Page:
In deciding whether to grant summary judgment, we construe the pertinent material in a manner most favorable to the party against whom summary judgment is sought. Naftel v. Commissioner, supra at 529; Jacklin v. Commissioner, supra at 344. See also United States v. Diebold Inc., 369 U.S. 654 (1962) (construing Fed. R. Crim. P. 56, upon which Rule 121 is based). The party opposing a summary judgment motion, however, may not rest upon the mere allegations or denials of such party's pleading, but must respond and set forth specific facts, by affidavits or as otherwise permitted, showing that there is a genuine issue for trial. Rule 121(d).

Moreover, summary judgment on the issue of fraud is appropriate where respondent's affirmative allegations of fraud are supported by deemed admissions. Marshall v. Commissioner [Dec. 42,301], 85 T.C. 267 (1985) (deemed admissions under Rule 90(c)); Doncaster v. Commissioner [Dec. 38,135], 77 T.C. 334, 337 (1981) (deemed admissions under Rule 37(c)).

In the instant case, petitioner's deemed admissions resolve all material issues of fact and support the deficiencies and additions to tax determined by respondent.

Petitioner resided in New York, New York, when she filed her petition in the instant case. Petitioner was a private duty nurse during each of the years in issue. She performed private duty nursing services for compensation at Memorial Sloan-Kettering Cancer Center, New York Hospital, and Manhattan Eye, Ear and Throat Hospital (the hospitals), where she obtained assignments through the Yale Registry for Nurses (the Registry). Patients at the hospitals paid fees to petitioner directly, and petitioner, in turn, paid five percent of such fees to the Registry as a commission. In order to conceal her true income, petitioner did not report to the Registry all of the work assignments she received.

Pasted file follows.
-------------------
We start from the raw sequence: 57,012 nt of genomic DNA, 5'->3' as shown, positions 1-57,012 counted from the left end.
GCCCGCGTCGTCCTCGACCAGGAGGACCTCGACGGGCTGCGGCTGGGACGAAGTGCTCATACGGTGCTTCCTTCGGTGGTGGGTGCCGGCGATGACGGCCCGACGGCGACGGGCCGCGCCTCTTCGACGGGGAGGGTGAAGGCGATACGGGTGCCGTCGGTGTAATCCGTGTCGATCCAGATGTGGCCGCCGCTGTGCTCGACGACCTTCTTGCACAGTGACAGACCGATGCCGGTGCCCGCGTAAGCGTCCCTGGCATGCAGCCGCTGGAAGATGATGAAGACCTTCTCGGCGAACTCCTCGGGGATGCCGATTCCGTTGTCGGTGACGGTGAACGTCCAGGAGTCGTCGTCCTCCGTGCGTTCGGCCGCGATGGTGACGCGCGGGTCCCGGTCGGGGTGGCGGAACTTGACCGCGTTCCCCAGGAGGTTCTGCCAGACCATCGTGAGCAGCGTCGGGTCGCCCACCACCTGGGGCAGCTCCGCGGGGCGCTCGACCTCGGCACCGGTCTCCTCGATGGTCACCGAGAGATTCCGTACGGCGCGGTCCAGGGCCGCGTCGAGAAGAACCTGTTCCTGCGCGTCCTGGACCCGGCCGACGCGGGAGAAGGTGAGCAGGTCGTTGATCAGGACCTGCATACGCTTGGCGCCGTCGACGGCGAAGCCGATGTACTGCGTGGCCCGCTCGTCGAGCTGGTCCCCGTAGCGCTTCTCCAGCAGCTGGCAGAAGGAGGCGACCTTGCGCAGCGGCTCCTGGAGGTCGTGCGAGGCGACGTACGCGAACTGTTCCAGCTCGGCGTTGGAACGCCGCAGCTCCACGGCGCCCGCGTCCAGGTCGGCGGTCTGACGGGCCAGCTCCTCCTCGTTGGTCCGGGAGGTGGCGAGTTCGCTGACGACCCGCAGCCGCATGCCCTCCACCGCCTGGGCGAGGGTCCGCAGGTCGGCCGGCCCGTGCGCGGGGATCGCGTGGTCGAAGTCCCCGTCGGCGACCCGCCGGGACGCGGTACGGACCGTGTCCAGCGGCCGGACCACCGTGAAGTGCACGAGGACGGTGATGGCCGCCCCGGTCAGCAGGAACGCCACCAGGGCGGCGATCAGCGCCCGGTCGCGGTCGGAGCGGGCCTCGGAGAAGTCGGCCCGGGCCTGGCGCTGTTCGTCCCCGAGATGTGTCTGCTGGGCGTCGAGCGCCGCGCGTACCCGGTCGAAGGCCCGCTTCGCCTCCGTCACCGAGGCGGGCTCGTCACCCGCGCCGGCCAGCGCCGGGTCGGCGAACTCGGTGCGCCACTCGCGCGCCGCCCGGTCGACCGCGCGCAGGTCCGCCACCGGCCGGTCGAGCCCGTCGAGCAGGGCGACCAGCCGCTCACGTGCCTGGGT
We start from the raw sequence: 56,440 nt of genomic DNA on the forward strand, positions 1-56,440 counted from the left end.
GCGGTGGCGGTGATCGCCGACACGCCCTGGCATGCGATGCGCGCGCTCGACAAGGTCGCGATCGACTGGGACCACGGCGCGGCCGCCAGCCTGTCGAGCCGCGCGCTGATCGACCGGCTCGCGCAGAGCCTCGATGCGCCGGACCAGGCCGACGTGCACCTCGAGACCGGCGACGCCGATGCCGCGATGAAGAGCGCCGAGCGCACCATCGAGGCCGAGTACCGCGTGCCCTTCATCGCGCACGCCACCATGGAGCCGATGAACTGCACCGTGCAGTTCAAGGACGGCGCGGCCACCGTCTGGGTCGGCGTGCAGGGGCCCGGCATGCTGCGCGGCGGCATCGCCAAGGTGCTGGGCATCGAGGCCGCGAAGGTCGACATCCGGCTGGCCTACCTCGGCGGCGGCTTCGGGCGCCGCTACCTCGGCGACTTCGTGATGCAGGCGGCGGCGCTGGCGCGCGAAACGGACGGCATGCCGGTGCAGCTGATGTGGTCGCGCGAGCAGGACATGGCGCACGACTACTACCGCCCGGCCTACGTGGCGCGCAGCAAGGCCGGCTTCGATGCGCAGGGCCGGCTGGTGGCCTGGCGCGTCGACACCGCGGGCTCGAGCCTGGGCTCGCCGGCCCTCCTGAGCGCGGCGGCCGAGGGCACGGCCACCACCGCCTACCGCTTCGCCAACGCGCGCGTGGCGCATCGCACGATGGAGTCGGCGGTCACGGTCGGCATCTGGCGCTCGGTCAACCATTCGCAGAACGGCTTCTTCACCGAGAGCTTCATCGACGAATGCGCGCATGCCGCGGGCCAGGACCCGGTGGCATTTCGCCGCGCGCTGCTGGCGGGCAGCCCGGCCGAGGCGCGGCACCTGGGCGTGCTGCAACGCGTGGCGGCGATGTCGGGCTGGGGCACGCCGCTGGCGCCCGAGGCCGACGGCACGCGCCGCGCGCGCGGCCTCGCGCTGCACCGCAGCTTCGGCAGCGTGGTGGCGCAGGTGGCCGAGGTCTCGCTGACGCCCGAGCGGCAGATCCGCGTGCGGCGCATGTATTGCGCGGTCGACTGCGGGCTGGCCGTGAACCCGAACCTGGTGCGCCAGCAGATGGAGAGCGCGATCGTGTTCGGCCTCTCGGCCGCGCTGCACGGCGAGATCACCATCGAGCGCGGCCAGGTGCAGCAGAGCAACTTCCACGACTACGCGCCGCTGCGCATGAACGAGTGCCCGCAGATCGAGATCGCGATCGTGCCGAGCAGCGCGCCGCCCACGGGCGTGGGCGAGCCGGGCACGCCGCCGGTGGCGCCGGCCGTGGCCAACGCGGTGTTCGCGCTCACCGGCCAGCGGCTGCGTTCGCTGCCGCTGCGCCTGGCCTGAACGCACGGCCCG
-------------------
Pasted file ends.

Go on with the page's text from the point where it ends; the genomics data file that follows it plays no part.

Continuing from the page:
Records of the Registry, the hospitals, and petitioner's patients show that petitioner received the following amounts of income from private duty nursing:

Petitioner did not file a return for the taxable year 1978, and thus did not report $19,183.00 of income for that year.

Petitioner failed to file her income tax returns for taxable years 1979, 1980, and 1982 in a timely manner. The returns for those years were not filed until April 18, 1986, after petitioner was charged with criminal failure to file her 1979, 1980, and 1982 returns. In her returns for taxable years 1980 and 1982, petitioner failed to report $7,210.00 and $1,237.00, respectively, of the income set forth above. Petitioner filed her 1981 return in a timely manner but she failed to report $12,020.00 of the income set forth above.